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August 17, 2012 2:15 pm

Apple v Samsung patent showdown could affect future FRAND-licensing – commentary

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This article is provided to readers by PaRR (Policy and Regulatory Report)— a newly launched product of The Mergermarket Group providing proprietary intelligence and research on competition law and sector-specific regulatory changes around the world.


Apple’s [AAPL] and Samsung’s patent litigation in the United States is expected to impact how standards-essential patents (SEPs) are licensed in the future, legal experts say.

In recent weeks, Apple and Samsung have wrestled in court hearings in their legal dispute over patents at the United States District Court for the Northern District of California. Samsung is claiming that Apple is infringing at least two Samsung’s SEPs which the Korean telecommunications giant has committed in writing to the European Telecommunications Standards Institute to license on fair, reasonable, and non-discriminatory (FRAND) terms.

Legal experts told PaRR they expect the court judgments in patent disputes to provide guidance for determining whether license terms are FRAND, and whether a SEP holder is precluded from seeking injunctions preventing licensees from using its patents. One of the experts also thought the development could encourage efficient procedures for solving FRAND disputes.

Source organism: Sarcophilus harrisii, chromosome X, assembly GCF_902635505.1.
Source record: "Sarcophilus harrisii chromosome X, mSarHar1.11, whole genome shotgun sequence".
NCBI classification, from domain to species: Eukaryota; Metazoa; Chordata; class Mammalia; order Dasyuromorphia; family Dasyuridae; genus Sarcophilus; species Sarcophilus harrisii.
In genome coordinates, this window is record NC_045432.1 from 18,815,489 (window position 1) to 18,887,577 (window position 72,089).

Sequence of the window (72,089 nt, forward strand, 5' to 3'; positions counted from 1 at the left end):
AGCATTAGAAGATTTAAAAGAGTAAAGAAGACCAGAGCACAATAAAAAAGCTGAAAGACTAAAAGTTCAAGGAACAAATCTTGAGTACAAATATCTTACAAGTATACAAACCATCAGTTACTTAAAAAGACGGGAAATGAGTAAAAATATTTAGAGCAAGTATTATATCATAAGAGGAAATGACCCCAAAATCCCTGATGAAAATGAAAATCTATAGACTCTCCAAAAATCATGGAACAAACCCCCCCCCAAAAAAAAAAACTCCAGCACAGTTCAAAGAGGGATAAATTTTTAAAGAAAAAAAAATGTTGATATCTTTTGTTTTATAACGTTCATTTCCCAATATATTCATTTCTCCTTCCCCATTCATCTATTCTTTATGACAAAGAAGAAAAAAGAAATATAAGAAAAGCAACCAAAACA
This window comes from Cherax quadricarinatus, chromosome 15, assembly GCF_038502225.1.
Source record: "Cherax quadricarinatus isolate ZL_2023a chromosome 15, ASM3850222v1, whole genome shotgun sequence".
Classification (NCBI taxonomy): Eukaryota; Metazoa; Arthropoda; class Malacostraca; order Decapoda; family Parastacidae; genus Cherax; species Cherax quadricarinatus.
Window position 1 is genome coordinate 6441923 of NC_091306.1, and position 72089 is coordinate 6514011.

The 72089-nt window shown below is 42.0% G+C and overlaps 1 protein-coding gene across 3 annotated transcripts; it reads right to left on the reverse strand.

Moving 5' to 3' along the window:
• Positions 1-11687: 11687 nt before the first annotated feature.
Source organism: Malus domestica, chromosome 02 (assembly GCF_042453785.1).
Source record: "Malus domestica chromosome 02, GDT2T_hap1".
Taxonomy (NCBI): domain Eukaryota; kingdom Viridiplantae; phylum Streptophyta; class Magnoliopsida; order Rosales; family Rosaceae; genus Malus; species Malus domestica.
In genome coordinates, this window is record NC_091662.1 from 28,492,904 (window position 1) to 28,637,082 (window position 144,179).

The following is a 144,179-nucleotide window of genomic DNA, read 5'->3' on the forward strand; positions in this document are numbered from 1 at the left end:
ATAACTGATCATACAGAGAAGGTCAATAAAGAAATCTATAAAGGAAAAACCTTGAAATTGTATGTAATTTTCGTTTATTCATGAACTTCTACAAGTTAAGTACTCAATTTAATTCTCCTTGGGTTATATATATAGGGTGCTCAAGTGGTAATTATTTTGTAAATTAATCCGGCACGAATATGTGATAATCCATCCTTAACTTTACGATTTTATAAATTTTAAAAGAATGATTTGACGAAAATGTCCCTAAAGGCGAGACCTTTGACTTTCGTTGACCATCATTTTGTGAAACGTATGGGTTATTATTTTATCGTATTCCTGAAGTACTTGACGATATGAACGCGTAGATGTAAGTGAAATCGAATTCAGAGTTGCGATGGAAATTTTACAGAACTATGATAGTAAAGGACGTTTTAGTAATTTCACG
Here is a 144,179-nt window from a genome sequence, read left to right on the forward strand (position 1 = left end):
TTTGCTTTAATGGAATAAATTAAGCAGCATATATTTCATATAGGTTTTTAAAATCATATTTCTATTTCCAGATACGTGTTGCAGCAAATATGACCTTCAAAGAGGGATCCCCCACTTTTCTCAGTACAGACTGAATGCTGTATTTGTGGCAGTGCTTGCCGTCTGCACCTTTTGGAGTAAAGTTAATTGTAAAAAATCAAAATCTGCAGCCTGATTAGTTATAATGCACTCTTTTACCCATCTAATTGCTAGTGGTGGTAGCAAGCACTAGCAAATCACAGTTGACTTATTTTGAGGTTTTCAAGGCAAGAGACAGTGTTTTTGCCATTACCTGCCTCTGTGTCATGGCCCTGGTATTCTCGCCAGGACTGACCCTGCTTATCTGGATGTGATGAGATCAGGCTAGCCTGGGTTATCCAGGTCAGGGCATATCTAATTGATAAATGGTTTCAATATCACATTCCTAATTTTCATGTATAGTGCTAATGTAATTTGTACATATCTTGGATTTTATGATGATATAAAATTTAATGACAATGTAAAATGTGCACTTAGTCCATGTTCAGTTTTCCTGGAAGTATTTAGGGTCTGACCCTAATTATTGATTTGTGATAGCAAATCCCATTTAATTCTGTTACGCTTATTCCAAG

Law professor and FRAND expert Jorge Contreras at Washington University thought the issue of how FRAND constrains SEP licensors is “one that needs to be decided by a judicial body.” The courts are better placed to provide ”the definitive and comprehensive determination” than regulatory authorities, he added.

A decision by the US court in the Apple v Samsung case and decisions in other cases such as Samsung v Apple in Australia, and Microsoft v Motorola in the US are also expected to provide precedents potentially affecting SEP licensing going forward. Decisions on at least some of these cases are likely by the end of the year.

Given that the FRAND disputes are being tried in several jurisdictions, one case does not act as a binding precedent for another. However, Raymond Millien, a US-based attorney specializing in FRAND matters, observed that most standards are global. Their international nature warrants uniform interpretation of the obligation to license SEPs related to those standards on FRAND across different jurisdictions.

Millien added that in the light of an increasingly harmonized interpretation of when the FRAND obligation applies, court decisions in the on-going patent cases could indeed shed light on FRAND negotiations in the future.

Is there room for injunctions?

The courts are not expected to provide an exact formula for determining whether a particular patent offer is compliant with a FRAND obligation. However, Contreras expected at least clearer guidance on ”what the proper boundaries of the FRAND commitment were.”

In normal patent licensing negotiations, a patent holder has the ability to put additional pressure on the potential licensee by threatening the latter with a lawsuit seeking not only damages, but also an injunction and an import ban preventing the defendant from distributing products utilising the patent.